I will try to build on the knowledge already available on the Internet. If there is anything I overlooked please let me know. I learn on constructive advice so don't hesitate to post your thoughts and experience. All tests on the networks that I do not own are passive as I do not have a permission to delve deeper and I would like to stay within framework of the law in UK surrounding the subject. It is all for educational purposes, people! The project: To set up fully operational wireless testing environment to cover planning, reconnaissance and scanning phases of penetration testing. It will explore processes of three bottom layers of OSI model: physical and data link.
Planning: Purpose of the assignment is to: 1. Discover local networks and explain their security implementations (data link). 2. Enumerate devices connected to discovered networks (data link). 3. Discuss possible attack vectors and exploitation (own network) methods that a compromised target may unpleasantly experience should their security measures failed to deliver (network and transport). Tools of the trade: 1) Headless RaspberryPi 3 model B 2) Tools available in Kali Linux image 2018.1 Rpi3 with Nexmon firmware thanks to Re4son Kernel at http://whitedome.com.au/ 3) Wireless adapter capable of running in monitor mode with packet injection support - AWUS036AC* - to explore 2.4GHz networks as well as more popular lately due to it's speed (but limited range) 5GHz ones .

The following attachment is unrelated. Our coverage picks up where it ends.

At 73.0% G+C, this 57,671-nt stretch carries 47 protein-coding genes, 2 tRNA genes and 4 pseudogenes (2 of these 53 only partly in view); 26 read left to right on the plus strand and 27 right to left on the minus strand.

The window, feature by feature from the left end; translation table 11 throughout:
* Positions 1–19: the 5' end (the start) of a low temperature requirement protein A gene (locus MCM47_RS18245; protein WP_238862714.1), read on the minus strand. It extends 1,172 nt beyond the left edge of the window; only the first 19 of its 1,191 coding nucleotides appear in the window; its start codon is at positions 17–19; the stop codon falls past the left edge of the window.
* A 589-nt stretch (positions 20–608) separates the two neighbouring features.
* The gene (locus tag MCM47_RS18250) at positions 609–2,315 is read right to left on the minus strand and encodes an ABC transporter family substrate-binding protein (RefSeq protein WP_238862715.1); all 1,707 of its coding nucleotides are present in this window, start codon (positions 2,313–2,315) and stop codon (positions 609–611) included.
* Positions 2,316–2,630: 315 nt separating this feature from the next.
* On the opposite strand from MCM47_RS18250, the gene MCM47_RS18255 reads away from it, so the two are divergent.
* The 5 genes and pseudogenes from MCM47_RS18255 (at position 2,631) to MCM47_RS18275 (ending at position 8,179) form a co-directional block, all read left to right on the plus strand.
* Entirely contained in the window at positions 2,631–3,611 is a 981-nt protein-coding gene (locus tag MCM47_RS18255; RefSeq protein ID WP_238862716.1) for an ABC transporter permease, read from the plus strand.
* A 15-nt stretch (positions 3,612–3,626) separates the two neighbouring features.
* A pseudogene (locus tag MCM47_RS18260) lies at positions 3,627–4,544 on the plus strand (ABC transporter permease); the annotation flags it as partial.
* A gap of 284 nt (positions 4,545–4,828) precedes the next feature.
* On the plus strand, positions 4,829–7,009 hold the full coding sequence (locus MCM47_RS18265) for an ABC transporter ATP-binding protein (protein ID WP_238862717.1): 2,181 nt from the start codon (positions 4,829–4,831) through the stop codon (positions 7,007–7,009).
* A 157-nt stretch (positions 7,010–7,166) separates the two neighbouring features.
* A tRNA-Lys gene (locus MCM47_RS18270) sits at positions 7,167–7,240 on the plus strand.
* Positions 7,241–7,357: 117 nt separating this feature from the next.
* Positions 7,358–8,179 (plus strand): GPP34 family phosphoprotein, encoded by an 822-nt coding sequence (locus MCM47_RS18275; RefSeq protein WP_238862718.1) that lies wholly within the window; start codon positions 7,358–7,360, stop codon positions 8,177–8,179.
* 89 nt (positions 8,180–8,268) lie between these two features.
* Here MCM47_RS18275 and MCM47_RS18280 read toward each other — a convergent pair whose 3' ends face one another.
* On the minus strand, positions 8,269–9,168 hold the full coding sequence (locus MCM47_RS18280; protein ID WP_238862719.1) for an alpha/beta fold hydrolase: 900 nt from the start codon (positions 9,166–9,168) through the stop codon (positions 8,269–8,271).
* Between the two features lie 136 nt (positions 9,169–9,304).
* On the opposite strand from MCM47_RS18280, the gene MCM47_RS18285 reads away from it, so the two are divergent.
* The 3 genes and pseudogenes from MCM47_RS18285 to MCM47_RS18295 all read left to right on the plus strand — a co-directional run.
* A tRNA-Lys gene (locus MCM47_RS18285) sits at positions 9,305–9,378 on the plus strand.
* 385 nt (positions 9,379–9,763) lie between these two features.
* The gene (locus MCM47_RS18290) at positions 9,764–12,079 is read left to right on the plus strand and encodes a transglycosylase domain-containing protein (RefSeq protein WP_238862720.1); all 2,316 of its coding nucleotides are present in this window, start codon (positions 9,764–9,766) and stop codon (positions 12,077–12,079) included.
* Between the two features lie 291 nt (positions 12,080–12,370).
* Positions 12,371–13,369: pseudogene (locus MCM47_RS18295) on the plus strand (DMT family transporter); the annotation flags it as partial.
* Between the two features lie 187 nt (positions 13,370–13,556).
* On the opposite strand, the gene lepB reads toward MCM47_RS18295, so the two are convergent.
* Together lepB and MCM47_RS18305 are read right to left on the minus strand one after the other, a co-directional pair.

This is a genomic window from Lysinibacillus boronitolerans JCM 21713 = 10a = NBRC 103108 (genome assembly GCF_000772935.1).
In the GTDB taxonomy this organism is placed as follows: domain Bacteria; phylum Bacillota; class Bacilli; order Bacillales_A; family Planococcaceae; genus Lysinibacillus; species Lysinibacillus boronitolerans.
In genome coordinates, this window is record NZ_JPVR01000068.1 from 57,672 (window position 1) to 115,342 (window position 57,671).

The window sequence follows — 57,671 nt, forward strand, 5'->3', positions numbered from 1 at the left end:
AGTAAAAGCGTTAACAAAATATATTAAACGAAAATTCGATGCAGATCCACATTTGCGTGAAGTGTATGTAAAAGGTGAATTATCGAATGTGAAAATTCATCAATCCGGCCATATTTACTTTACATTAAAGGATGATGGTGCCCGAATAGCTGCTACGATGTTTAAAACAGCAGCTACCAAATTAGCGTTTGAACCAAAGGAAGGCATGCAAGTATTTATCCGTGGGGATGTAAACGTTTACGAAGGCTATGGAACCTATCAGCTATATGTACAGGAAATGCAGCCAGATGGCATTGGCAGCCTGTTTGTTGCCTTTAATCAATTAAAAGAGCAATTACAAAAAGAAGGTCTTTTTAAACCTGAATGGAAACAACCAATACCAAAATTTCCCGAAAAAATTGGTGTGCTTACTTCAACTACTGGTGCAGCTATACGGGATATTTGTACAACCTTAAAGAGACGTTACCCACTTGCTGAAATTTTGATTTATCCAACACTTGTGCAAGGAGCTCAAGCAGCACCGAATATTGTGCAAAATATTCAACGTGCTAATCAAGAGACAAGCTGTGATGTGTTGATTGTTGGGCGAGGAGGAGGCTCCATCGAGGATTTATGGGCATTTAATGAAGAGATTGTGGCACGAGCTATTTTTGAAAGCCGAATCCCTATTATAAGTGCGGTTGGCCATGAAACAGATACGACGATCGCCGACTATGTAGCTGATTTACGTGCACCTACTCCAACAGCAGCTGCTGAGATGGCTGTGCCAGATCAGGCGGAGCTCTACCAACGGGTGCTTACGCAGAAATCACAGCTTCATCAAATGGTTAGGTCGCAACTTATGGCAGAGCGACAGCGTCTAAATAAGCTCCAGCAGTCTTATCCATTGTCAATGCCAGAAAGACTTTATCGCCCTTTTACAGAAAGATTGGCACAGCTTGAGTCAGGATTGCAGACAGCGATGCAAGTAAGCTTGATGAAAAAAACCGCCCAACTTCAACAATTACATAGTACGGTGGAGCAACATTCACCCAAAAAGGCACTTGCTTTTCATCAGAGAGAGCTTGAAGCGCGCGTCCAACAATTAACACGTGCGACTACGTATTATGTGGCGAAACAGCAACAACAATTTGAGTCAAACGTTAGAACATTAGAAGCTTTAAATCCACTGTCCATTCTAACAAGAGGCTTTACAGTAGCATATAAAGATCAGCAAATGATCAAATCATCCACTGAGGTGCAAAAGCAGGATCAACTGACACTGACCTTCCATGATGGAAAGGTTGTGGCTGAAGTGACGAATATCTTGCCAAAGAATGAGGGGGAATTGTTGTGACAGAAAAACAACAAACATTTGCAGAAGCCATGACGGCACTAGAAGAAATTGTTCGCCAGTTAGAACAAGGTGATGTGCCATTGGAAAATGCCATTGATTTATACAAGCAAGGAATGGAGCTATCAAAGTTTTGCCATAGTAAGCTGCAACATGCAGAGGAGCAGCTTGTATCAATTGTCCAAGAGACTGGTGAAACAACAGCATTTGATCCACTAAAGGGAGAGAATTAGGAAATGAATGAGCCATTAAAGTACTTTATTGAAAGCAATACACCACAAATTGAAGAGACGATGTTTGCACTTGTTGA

*aircrack suite There were issues with driver implementation in earlier versions of Kali Linux regarding 8812au driver (on AWUS036AC wireless adapter - second from the left) eg. airodump-ng not showing output or aireplay-ng wlanX -9 would not confirm packet injection. Solution:
apt-get updateapt install realtek-rtl88xxau-dkms
With above drivers, injection on both bands band works fine once you lock the channel for eg. airodump-ng wlanX -c X (36 and up for 5GHz ). To send de-authentication requests with aireplay-ng without an issue of AP "not being found" use aireplay-ng with -D option to "disable AP detection". I have also noticed that there is no need to call airmon-ng or iwconfig tools to set the card in monitor mode. It works "out of the box".